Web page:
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Policymakers under pressure to expand stimulus following contraction

Japan suffers biggest economic slump since 2011 quake as tax hike bites

Reuters

The consumption tax hike last quarter drove the economy into its biggest contraction since the March 2011 quake and tsunami, Cabinet Office data showed Wednesday, keeping policymakers under pressure to expand fiscal and monetary stimulus should recovery falter again.

The April 1 consumption tax rise took a heavy toll on household spending, shrinking the world’s third-largest economy by an annualized 6.8 percent from April through June, and wiping out growth of 6.1 percent seen in January-March as consumers went on a shopping spree to avoid the higher levy.

The median market forecast was for a 7.1 percent drop.

Seeing the slump as temporary, however, the Bank of Japan remains publicly convinced the economy is on course for a moderate recovery and has no plans to expand stimulus any time soon.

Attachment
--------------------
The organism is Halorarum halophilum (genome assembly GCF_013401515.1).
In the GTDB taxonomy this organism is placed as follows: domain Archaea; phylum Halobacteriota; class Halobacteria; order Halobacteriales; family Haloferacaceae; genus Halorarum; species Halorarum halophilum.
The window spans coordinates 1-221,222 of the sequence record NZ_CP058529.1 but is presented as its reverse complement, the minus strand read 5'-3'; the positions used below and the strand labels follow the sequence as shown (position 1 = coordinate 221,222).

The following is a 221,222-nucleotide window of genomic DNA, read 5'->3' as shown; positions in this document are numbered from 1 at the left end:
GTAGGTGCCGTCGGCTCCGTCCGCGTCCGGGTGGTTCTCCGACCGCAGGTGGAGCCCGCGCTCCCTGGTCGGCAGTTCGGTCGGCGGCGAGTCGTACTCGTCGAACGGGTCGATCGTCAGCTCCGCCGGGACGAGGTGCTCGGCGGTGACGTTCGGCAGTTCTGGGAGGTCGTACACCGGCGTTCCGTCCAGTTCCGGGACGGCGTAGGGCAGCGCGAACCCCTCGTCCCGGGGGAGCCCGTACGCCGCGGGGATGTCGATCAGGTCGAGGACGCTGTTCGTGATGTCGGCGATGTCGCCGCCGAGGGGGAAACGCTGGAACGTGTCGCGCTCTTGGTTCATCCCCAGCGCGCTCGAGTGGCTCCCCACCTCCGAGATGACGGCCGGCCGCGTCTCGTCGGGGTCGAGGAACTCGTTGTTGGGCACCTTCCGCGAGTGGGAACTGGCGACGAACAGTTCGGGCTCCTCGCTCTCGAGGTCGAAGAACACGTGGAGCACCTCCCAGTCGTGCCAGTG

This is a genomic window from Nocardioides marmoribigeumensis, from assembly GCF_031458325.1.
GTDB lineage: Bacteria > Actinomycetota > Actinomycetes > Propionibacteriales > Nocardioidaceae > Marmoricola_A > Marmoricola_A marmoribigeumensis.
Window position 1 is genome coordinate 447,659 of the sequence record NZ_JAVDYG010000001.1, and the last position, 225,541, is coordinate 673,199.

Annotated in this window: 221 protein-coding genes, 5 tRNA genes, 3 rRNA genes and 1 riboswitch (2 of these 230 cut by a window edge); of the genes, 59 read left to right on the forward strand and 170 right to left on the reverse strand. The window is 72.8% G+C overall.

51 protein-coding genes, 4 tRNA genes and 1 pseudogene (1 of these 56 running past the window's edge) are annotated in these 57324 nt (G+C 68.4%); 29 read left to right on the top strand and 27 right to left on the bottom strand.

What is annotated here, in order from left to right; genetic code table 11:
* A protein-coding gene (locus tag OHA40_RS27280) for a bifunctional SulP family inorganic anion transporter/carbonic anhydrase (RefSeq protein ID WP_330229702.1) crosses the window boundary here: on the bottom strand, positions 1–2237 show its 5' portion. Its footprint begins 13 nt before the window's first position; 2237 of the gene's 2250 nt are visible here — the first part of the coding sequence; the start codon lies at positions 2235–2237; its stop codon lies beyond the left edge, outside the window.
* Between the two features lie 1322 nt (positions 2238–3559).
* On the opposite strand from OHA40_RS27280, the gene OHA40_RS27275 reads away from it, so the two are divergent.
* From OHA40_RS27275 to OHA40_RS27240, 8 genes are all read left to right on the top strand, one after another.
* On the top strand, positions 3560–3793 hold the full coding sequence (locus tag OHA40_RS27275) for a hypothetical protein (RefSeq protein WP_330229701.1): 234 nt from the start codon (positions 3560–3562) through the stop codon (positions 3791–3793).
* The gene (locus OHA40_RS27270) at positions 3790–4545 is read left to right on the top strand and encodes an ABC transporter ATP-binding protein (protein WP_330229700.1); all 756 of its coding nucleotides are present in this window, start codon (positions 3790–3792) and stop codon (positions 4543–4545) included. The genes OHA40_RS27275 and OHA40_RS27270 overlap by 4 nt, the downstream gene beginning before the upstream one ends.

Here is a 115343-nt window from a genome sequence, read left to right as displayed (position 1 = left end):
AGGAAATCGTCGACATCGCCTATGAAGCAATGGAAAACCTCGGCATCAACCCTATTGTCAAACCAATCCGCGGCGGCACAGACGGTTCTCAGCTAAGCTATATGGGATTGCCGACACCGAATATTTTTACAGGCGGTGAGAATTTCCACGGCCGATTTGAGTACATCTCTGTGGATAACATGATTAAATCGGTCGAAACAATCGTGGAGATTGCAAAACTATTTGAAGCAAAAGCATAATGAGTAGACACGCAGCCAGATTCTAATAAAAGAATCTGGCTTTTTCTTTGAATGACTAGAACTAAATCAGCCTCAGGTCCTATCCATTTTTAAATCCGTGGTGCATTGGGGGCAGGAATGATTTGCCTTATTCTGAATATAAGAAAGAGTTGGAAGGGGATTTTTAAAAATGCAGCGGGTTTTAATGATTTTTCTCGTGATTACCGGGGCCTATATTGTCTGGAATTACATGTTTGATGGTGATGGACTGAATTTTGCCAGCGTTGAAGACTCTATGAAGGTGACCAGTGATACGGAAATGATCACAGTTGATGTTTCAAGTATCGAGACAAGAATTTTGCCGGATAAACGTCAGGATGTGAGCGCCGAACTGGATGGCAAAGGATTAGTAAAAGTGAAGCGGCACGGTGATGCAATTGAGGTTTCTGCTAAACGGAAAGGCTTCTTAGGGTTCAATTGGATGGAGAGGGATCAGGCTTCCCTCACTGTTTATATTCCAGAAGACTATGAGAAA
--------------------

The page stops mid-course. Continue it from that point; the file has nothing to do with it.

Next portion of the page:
The soft data, though, could compel the central bank into trimming its rosy fiscal year economic projections when it reviews them in October.

If third quarter growth proves weak the BOJ may also come under pressure to add stimulus, particularly before Prime Minister Shinzo Abe decides later this year whether to implement a second consumption tax hike from 8 percent to 10 percent next year.

“Should the next quarter be weaker than expected, there’s the chance that the BOJ will be called on to do some more easing, and how the BOJ responds then will be another point to watch,” said Yuichi Kodama at Meiji Yasuda Life Insurance.

Economics minister Akira Amari signaled the government’s readiness to compile an extra budget later this year should growth in the third-quarter stay weak, although any fiscal stimulus would probably not be big enough to have a major impact on the economy, given Japan’s dire government finances.

On a quarterly basis, the economy shrank 1.7 percent in the second quarter, less than a median forecast for a 1.8 percent fall. The second-quarter contraction was the biggest decline since the first quarter of 2011, when the earthquake and tsunami in March disrupted factory production and chilled household spending.